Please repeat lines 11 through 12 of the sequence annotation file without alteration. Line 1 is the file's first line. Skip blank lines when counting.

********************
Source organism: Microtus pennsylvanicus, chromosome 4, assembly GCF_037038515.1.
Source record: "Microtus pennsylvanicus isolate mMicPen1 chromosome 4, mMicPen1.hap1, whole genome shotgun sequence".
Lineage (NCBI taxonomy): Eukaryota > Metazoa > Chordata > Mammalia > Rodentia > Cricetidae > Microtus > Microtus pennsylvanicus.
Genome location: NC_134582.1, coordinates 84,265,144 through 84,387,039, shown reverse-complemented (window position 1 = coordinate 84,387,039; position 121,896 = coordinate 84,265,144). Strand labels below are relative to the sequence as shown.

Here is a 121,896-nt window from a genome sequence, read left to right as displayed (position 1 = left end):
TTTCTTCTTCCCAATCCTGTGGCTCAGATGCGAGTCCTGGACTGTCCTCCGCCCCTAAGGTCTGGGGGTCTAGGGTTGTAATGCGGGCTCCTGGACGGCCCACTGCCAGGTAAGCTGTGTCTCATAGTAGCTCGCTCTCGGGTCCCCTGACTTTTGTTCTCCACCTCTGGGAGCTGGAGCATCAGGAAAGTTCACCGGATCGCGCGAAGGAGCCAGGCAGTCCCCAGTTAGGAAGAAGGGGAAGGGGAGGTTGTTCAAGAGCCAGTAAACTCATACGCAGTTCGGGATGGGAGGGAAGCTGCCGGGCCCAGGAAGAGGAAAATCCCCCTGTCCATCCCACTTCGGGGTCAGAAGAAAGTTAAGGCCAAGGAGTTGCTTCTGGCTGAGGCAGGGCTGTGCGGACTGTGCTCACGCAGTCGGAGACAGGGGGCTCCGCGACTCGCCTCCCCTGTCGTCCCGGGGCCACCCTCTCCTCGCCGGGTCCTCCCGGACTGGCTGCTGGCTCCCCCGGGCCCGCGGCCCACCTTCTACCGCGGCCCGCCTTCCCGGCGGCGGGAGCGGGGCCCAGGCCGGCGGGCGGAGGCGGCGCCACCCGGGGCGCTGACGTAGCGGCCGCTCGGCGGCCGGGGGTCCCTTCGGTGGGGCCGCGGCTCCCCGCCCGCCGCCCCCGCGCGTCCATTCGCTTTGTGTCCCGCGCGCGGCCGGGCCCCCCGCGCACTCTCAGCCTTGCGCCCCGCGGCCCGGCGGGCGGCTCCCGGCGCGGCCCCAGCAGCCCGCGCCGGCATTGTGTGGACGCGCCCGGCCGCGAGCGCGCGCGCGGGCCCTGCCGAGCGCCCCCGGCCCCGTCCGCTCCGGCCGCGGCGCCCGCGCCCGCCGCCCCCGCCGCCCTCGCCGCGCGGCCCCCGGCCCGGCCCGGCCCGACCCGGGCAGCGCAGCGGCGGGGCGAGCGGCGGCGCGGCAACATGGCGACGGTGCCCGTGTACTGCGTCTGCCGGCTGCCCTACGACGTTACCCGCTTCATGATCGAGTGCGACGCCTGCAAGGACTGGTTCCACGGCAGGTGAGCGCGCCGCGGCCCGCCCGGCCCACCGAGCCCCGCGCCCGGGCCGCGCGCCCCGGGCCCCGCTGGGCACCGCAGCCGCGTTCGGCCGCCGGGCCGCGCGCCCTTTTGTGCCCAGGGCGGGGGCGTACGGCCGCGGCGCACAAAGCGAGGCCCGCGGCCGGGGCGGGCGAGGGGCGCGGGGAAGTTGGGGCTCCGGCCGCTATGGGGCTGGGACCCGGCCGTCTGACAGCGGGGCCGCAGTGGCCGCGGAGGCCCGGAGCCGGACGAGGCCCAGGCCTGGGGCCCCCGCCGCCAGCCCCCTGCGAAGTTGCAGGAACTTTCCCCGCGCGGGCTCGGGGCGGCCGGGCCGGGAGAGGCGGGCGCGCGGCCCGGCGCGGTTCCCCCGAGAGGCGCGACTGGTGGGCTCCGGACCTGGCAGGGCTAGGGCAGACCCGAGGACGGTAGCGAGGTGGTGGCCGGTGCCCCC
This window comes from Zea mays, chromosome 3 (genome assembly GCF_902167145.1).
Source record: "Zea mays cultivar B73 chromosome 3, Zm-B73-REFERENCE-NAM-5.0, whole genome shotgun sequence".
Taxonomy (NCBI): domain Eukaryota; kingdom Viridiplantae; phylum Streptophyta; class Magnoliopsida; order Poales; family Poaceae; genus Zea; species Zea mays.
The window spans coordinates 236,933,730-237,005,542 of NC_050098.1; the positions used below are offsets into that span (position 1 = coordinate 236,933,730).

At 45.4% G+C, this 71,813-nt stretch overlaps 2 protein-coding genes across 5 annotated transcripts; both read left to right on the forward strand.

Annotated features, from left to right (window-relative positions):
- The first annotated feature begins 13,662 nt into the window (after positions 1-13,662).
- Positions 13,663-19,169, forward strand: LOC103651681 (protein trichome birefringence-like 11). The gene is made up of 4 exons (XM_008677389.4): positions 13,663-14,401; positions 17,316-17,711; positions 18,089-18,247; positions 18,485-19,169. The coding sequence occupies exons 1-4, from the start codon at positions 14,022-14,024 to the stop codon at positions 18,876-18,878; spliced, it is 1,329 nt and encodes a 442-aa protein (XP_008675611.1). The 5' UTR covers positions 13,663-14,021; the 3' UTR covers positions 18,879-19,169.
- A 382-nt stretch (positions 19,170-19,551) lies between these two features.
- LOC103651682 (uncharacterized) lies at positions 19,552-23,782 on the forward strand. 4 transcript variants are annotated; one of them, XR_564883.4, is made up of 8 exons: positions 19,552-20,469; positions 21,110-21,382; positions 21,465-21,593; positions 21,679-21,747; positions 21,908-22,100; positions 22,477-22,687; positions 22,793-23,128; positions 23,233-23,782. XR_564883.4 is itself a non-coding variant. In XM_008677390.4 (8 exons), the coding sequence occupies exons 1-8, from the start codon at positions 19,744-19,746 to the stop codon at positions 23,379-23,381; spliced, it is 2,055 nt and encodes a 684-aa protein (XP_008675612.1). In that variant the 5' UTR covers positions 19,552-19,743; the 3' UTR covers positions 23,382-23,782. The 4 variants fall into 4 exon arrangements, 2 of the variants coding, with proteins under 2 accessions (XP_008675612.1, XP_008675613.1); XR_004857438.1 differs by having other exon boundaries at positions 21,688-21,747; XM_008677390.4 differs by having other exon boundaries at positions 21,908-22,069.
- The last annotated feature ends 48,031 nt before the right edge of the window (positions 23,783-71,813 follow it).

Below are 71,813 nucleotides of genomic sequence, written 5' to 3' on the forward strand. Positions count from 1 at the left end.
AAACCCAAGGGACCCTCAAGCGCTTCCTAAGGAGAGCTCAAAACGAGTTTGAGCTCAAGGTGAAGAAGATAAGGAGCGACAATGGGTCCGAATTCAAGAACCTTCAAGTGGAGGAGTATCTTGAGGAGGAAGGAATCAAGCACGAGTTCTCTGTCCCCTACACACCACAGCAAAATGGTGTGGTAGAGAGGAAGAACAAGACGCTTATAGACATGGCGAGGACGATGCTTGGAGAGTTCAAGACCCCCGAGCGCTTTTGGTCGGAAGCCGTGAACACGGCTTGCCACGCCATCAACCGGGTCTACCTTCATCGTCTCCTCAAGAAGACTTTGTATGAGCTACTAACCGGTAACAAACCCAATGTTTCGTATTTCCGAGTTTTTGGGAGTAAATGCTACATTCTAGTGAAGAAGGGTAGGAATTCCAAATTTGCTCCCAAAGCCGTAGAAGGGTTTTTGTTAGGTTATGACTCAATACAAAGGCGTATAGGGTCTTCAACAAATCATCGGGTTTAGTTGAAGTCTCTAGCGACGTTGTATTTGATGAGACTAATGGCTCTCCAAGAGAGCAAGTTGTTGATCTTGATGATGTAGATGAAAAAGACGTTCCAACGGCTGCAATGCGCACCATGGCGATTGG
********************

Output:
At 45.4% G+C, this 71,813-nt stretch overlaps 2 protein-coding genes across 5 annotated transcripts; both read left to right on the forward strand.

Annotated features, from left to right (window-relative positions):